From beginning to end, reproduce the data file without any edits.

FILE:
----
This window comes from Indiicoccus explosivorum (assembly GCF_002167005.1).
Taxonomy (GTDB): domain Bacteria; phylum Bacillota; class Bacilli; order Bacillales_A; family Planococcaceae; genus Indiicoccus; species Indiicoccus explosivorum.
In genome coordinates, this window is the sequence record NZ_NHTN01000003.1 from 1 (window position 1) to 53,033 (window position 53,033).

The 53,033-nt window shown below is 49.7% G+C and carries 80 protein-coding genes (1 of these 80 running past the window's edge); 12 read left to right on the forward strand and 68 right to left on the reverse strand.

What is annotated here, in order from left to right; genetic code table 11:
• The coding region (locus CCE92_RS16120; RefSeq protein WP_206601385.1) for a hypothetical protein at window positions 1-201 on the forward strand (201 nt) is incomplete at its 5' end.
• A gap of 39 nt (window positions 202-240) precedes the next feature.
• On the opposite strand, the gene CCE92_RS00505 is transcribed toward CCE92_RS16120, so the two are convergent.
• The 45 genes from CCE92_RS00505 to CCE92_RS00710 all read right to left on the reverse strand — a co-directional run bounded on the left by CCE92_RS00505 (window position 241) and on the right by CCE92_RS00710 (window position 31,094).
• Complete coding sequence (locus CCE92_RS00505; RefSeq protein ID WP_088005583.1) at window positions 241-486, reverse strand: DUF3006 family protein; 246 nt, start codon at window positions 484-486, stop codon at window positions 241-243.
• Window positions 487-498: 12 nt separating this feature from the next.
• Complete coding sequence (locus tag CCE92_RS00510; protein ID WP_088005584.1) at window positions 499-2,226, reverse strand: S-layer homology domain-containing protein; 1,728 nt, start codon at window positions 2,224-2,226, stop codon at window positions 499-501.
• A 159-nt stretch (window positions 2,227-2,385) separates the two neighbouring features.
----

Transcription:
This window comes from Indiicoccus explosivorum (assembly GCF_002167005.1).
Taxonomy (GTDB): domain Bacteria; phylum Bacillota; class Bacilli; order Bacillales_A; family Planococcaceae; genus Indiicoccus; species Indiicoccus explosivorum.
In genome coordinates, this window is the sequence record NZ_NHTN01000003.1 from 1 (window position 1) to 53,033 (window position 53,033).

The 53,033-nt window shown below is 49.7% G+C and carries 80 protein-coding genes (1 of these 80 running past the window's edge); 12 read left to right on the forward strand and 68 right to left on the reverse strand.

What is annotated here, in order from left to right; genetic code table 11:
• The coding region (locus CCE92_RS16120; RefSeq protein WP_206601385.1) for a hypothetical protein at window positions 1-201 on the forward strand (201 nt) is incomplete at its 5' end.
• A gap of 39 nt (window positions 202-240) precedes the next feature.
• On the opposite strand, the gene CCE92_RS00505 is transcribed toward CCE92_RS16120, so the two are convergent.
• The 45 genes from CCE92_RS00505 to CCE92_RS00710 all read right to left on the reverse strand — a co-directional run bounded on the left by CCE92_RS00505 (window position 241) and on the right by CCE92_RS00710 (window position 31,094).
• Complete coding sequence (locus CCE92_RS00505; RefSeq protein ID WP_088005583.1) at window positions 241-486, reverse strand: DUF3006 family protein; 246 nt, start codon at window positions 484-486, stop codon at window positions 241-243.
• Window positions 487-498: 12 nt separating this feature from the next.
• Complete coding sequence (locus tag CCE92_RS00510; protein ID WP_088005584.1) at window positions 499-2,226, reverse strand: S-layer homology domain-containing protein; 1,728 nt, start codon at window positions 2,224-2,226, stop codon at window positions 499-501.
• A 159-nt stretch (window positions 2,227-2,385) separates the two neighbouring features.